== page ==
And To Cricket, Those Ten Same Rules Should Apply

29 Aug

Cricket is supposed to be the sport of gentlemen. It’s about playing with honour, trying your best and getting smears on your trousers. It’s about dignity. For goodness sake, they stop play for tea—surely that’s indication that the game’s got distinction?

The no ball scandal at Lord’s has rocked the cricket world this weekend. In many ways, though, it should come as no surprise. Things have been heading the wrong way ever since they started wearing coloured shirts. Unlike footballers with their garish get ups and super injunctions, a man dressed in cricket whites says, I’ve no reason to hide: I am committed to being a gentlemen both on and off the pitch.

I’d love to be able to blame the fall in moral standards on foreign teams, but we must make sure our own hands are clean before we start pointing fingers. The England team is not innocent of drunken or dodgy behaviour and lack of focus. Even our new heroes, Stuart Broad and Jonathan Trott (who, I’ve just learned, goes by the nickname “Booger”) could show a bit more class at times.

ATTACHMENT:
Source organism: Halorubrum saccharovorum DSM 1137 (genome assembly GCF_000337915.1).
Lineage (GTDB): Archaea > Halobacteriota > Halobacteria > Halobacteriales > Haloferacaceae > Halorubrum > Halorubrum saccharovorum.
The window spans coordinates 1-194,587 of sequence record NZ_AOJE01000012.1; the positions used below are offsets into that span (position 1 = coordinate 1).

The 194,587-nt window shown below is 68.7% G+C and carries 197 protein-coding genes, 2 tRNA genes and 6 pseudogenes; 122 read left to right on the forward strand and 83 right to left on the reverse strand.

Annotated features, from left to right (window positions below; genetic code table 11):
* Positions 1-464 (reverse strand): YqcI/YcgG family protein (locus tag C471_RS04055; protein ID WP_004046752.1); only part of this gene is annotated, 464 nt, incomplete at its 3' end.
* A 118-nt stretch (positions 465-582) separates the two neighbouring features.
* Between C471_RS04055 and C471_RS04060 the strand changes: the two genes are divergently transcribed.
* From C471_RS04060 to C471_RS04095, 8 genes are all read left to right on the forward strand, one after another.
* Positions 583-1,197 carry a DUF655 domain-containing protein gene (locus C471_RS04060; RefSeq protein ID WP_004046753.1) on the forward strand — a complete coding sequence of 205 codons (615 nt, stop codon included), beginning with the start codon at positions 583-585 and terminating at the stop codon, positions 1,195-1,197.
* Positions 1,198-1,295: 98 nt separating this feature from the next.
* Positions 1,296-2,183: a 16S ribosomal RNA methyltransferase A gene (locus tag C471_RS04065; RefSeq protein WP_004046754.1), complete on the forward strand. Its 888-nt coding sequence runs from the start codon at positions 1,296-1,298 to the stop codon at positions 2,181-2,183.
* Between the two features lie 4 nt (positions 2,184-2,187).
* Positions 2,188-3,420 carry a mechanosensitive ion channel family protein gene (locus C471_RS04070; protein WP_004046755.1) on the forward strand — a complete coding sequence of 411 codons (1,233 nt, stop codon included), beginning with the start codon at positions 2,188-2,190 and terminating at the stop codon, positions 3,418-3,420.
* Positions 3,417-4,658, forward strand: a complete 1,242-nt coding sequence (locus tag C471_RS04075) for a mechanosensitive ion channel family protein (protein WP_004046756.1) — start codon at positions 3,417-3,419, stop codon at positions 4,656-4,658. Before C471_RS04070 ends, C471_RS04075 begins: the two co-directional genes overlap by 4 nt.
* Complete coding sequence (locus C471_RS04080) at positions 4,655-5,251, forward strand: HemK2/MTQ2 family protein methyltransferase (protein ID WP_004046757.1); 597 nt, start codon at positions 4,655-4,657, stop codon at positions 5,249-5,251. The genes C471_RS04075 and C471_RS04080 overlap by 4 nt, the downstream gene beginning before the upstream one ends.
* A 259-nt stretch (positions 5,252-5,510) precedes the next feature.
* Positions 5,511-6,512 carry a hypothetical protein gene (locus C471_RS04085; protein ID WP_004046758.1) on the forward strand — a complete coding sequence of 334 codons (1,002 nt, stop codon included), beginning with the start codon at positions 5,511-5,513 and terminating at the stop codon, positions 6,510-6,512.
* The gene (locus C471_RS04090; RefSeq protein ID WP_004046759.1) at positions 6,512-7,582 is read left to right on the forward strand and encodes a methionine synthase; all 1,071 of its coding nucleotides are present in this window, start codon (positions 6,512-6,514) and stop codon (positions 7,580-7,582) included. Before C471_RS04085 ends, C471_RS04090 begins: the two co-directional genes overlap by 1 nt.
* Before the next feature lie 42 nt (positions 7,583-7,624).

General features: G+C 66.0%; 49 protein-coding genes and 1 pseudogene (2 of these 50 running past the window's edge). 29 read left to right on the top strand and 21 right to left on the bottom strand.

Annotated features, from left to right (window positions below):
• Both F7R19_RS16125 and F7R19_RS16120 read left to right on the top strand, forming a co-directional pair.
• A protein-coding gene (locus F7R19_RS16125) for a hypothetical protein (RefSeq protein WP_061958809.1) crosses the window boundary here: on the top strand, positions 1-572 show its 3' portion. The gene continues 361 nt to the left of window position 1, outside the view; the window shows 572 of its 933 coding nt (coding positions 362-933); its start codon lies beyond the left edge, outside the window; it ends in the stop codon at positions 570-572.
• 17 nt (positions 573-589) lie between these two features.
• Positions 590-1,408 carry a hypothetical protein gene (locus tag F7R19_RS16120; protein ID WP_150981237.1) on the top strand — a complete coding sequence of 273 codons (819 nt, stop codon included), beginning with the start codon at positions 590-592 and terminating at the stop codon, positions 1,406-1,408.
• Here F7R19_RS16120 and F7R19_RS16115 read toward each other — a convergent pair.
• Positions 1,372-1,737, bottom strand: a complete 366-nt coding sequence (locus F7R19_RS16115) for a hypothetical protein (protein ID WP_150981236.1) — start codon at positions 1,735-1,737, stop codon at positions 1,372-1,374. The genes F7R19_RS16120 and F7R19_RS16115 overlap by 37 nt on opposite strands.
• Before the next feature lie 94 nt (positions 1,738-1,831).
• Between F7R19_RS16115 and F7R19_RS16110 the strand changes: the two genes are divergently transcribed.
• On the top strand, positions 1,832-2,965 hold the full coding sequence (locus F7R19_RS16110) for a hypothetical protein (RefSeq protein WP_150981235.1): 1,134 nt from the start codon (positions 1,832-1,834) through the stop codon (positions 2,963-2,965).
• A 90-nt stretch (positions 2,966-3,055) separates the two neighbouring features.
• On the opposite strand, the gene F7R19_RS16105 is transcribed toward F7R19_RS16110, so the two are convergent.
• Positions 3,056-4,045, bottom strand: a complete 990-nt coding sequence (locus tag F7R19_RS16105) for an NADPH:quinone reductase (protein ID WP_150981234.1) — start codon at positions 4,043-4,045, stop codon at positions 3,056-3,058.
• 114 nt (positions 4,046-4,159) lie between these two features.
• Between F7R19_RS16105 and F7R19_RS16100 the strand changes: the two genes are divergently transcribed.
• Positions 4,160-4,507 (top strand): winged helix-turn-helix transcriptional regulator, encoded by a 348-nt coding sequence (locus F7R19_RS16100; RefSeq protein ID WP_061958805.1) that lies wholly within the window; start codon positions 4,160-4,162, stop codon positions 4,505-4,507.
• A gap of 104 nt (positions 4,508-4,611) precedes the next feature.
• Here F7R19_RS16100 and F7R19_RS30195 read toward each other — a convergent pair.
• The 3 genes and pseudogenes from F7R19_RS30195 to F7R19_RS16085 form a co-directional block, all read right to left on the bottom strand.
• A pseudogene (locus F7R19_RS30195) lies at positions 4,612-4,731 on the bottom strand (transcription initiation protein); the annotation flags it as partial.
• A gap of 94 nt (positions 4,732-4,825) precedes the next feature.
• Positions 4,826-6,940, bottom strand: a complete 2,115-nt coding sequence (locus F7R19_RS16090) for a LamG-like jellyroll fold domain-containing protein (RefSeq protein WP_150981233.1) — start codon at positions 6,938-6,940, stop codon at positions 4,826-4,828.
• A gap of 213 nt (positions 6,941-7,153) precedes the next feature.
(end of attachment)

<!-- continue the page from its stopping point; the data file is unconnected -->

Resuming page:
It’s a crucial point in the history of cricket. Fans must deserve more respect for the game from our cricketers. I, for one, will do all I can to stop this cancer, and I hope my readers will follow suit. Christopher and I have just returned from our local cricket ground where we staged a two hour silent protest to make our grievances known.

I wore my new black dress. I looked fetching but also judgmental. I hope I’ve made my point.

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